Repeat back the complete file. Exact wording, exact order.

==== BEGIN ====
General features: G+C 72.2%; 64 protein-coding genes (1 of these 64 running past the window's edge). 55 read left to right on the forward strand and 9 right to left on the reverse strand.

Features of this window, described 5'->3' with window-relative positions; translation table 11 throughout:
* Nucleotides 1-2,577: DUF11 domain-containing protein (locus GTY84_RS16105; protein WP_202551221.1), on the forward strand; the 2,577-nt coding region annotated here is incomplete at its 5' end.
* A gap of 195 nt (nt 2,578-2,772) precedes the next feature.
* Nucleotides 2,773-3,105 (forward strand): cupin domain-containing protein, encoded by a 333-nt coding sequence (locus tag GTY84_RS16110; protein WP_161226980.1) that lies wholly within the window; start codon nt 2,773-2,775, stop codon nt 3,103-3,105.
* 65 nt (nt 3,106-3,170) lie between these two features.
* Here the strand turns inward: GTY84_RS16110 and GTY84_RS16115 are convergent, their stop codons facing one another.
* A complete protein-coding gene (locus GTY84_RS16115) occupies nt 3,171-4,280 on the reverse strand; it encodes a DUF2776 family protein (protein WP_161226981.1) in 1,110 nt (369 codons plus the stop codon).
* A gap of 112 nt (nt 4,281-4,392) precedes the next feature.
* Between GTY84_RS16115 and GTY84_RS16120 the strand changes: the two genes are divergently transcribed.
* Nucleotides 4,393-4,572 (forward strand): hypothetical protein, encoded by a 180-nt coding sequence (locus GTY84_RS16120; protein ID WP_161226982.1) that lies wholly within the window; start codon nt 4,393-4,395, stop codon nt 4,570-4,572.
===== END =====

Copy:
General features: G+C 72.2%; 64 protein-coding genes (1 of these 64 running past the window's edge). 55 read left to right on the forward strand and 9 right to left on the reverse strand.

Features of this window, described 5'->3' with window-relative positions; translation table 11 throughout:
* Nucleotides 1-2,577: DUF11 domain-containing protein (locus GTY84_RS16105; protein WP_202551221.1), on the forward strand; the 2,577-nt coding region annotated here is incomplete at its 5' end.
* A gap of 195 nt (nt 2,578-2,772) precedes the next feature.
* Nucleotides 2,773-3,105 (forward strand): cupin domain-containing protein, encoded by a 333-nt coding sequence (locus tag GTY84_RS16110; protein WP_161226980.1) that lies wholly within the window; start codon nt 2,773-2,775, stop codon nt 3,103-3,105.
* 65 nt (nt 3,106-3,170) lie between these two features.
* Here the strand turns inward: GTY84_RS16110 and GTY84_RS16115 are convergent, their stop codons facing one another.
* A complete protein-coding gene (locus GTY84_RS16115) occupies nt 3,171-4,280 on the reverse strand; it encodes a DUF2776 family protein (protein WP_161226981.1) in 1,110 nt (369 codons plus the stop codon).
* A gap of 112 nt (nt 4,281-4,392) precedes the next feature.
* Between GTY84_RS16115 and GTY84_RS16120 the strand changes: the two genes are divergently transcribed.
* Nucleotides 4,393-4,572 (forward strand): hypothetical protein, encoded by a 180-nt coding sequence (locus GTY84_RS16120; protein ID WP_161226982.1) that lies wholly within the window; start codon nt 4,393-4,395, stop codon nt 4,570-4,572.